Checking you're getting through
Research has shown that unless you do something clever to change it, after a month people only remember 18 per cent of everything you’ve told them, the rest they've forgotten. The thing is which 18 per cent do they remember? You won’t know if you don't ask them.
CHECK FOR UNDERSTANDING
Employee engagement starts with getting people to understand what the organisation is trying to achieve and their role in achieving it. So you must check your messages are getting through. Otherwise, you might have been wasting a whole lot of time. If you are asked to brief the team, make sure everyone understands each message before you move on. If you don't, they’ll sit there thinking about your first point while you're on your way to making your third.
USE QUESTIONS TO BUILD ENGAGEMENT
Ask questions of people to increase involvement, particularly among quieter or apparently disinterested team members. Your questions might focus on helping people make logical links and reach the conclusion you want them to. Or you can use questions to improve the understanding of key messages.
DON’T JUST ASK THE CLEVER PERSON
If you want to find out if your people really got it, don't just ask the clever member of your team. For sure you'll get the right answer and that lovely warm feeling that goes with thinking you've done a great job. But you're only kidding yourself. You need to ask others too – after all they are the ones that talk to your customers, internal or otherwise.
THE THREE Ps
A useful technique to remember is pose, pause and pounce. Pose the question. Pause to create a sense of anticipation. Then pounce, naming the person you want to answer your question, preferably without looking at him or her first, because that would give the game away. And try to spread your questions randomly among your team. This technique ensures everyone remains engaged, because they don't know who is going to be asked next.
DEALING WITH ANSWERS TO YOUR QUESTIONS
When dealing with the answers to your questions, take your time, repeat or paraphrase the answer if necessary, build on the person's words and indicate the degree of correctness. If they're right congratulate them. If they're wrong seek input from others and reiterate the key points.
Some people are happy to give an off the cuff response to a question. Others like to reflect before answering. So use that to your advantage. Follow up the “reflectors” a few days later. Their thoughts are usually well considered and worth seeking out.
EXPLAIN HOW YOU’LL FIELD QUESTIONS
In briefings let your colleagues know at the outset how and when you will deal with their questions. You might want to take questions as you go to create a more informal and discursive atmosphere. Or you might prefer to set time aside for questions at the end, which should help you make sure you get your key points across first and have more overall control of the briefing.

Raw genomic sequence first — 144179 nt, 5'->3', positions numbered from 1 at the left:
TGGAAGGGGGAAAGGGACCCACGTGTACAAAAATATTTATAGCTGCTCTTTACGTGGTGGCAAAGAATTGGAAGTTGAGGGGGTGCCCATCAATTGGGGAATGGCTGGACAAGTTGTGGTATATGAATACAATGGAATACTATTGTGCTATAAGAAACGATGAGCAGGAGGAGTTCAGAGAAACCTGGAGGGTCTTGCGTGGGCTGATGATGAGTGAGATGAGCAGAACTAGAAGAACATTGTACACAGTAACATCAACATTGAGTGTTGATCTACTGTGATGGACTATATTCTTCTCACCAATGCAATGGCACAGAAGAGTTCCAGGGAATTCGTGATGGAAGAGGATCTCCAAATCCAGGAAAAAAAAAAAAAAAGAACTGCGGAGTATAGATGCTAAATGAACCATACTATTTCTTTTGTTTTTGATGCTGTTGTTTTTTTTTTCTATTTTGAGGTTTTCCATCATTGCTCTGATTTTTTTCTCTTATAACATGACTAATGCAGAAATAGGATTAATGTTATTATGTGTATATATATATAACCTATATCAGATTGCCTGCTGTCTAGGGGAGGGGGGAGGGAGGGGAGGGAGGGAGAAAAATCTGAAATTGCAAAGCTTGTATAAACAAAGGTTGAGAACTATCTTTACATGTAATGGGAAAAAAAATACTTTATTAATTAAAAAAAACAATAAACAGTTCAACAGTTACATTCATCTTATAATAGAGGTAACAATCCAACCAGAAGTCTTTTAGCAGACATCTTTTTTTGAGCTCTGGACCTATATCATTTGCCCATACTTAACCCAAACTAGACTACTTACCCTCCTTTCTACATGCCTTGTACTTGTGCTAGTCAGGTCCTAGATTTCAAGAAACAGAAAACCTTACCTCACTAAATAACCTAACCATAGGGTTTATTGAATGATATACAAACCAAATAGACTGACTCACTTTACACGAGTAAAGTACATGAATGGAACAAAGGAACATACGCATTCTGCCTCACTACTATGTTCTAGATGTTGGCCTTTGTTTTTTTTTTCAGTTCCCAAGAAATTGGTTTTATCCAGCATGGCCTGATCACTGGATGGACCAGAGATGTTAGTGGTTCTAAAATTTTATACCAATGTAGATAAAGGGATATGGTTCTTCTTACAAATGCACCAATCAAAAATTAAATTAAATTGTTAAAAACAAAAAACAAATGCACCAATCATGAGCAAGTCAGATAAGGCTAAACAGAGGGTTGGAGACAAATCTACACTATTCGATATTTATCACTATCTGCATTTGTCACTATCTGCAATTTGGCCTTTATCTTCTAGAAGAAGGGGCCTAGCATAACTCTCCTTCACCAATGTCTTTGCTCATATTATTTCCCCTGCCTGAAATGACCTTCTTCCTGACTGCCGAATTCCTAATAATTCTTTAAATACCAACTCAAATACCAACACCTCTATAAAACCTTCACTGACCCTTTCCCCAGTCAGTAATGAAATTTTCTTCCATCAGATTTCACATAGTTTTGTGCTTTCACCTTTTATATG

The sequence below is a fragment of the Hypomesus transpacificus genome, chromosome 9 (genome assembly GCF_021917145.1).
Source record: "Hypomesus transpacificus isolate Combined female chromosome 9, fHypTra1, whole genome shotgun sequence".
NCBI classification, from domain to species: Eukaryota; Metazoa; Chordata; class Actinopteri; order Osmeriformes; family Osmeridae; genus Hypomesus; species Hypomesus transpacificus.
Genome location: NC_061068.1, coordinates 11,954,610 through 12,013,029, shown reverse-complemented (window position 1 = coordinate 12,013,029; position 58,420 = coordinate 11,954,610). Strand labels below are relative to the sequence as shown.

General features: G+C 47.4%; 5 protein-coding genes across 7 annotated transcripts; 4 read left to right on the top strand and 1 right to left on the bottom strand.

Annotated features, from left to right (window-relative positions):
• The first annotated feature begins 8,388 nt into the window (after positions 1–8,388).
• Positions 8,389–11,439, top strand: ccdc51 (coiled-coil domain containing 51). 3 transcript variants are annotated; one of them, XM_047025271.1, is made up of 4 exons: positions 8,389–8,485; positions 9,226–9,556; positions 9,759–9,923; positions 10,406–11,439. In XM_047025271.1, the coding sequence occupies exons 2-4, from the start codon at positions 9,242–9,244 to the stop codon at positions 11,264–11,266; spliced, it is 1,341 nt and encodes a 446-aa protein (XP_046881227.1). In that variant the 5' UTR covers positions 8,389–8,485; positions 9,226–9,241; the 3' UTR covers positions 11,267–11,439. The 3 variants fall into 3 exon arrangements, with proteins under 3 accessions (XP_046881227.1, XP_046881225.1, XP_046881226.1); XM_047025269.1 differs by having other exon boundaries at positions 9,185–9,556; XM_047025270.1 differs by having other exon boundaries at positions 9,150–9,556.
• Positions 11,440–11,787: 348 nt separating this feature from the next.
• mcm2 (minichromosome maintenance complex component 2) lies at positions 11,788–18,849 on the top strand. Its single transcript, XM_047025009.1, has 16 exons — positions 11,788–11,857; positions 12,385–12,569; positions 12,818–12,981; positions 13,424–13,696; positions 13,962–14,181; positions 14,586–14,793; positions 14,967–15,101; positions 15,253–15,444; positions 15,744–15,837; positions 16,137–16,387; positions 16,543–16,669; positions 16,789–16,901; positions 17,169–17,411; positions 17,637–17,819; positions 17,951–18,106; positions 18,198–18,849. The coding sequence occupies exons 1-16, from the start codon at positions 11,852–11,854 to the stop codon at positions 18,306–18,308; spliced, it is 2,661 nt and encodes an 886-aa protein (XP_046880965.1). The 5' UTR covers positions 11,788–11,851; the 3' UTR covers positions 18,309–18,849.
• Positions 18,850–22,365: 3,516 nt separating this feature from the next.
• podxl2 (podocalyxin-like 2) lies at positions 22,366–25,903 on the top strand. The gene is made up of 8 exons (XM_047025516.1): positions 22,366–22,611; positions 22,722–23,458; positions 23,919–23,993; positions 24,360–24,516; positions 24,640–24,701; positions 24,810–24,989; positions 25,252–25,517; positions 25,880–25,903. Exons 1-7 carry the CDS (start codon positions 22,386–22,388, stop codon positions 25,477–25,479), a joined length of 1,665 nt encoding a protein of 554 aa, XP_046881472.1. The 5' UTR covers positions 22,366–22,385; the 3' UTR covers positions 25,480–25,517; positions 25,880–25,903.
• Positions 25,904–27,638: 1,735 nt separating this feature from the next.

LOOK LIKE YOU'RE LISTENING
If you want to stimulate debate and really engage your team, you had better look like you are listening to the questions you're being asked. Remember your body language. Look interested, nod or lean forwards, take notes. It might be the umpteenth time you've had that question today, but it has to look like it was the first.
DEALING WITH STONY-FACED SILENCE
You'll probably know what it's like to finish a briefing and ask if anyone has any questions, only to be met with total silence except for the echo of your own voice. Of course your briefing could have been perfect and addressed every query anyone might have had. More likely, you've just asked a stupid question yourself. The main reason people don't ask questions at the end of a briefing or meeting is because they don't want to look stupid. So instead of asking for questions, ask for or comments or observations – what people found that was positive, or negative, or just plain interesting. These comments will often come out as questions, and it kick starts the dialogue.
DEALING WITH STONY-FACED SILENCE II
It's still very tempting to slip into saying: “Does anyone have any questions?” especially if you've been doing it as a matter of course after briefings for years. If you do end up doing that and are met with that dreaded silence, try saying: “Well OK then, if you did have any questions, what would they be?” It is amazing, after a few embarrassed laughs, how often that will be enough to kick start the dialogue.
DEALING WITH STONY-FACED SILENCE III
If all else fails and no-one asks questions or makes comments, you ask the questions to get things going – ask someone what one key message they'll take away from what you've said or ask someone how they think what you've said will change things for them.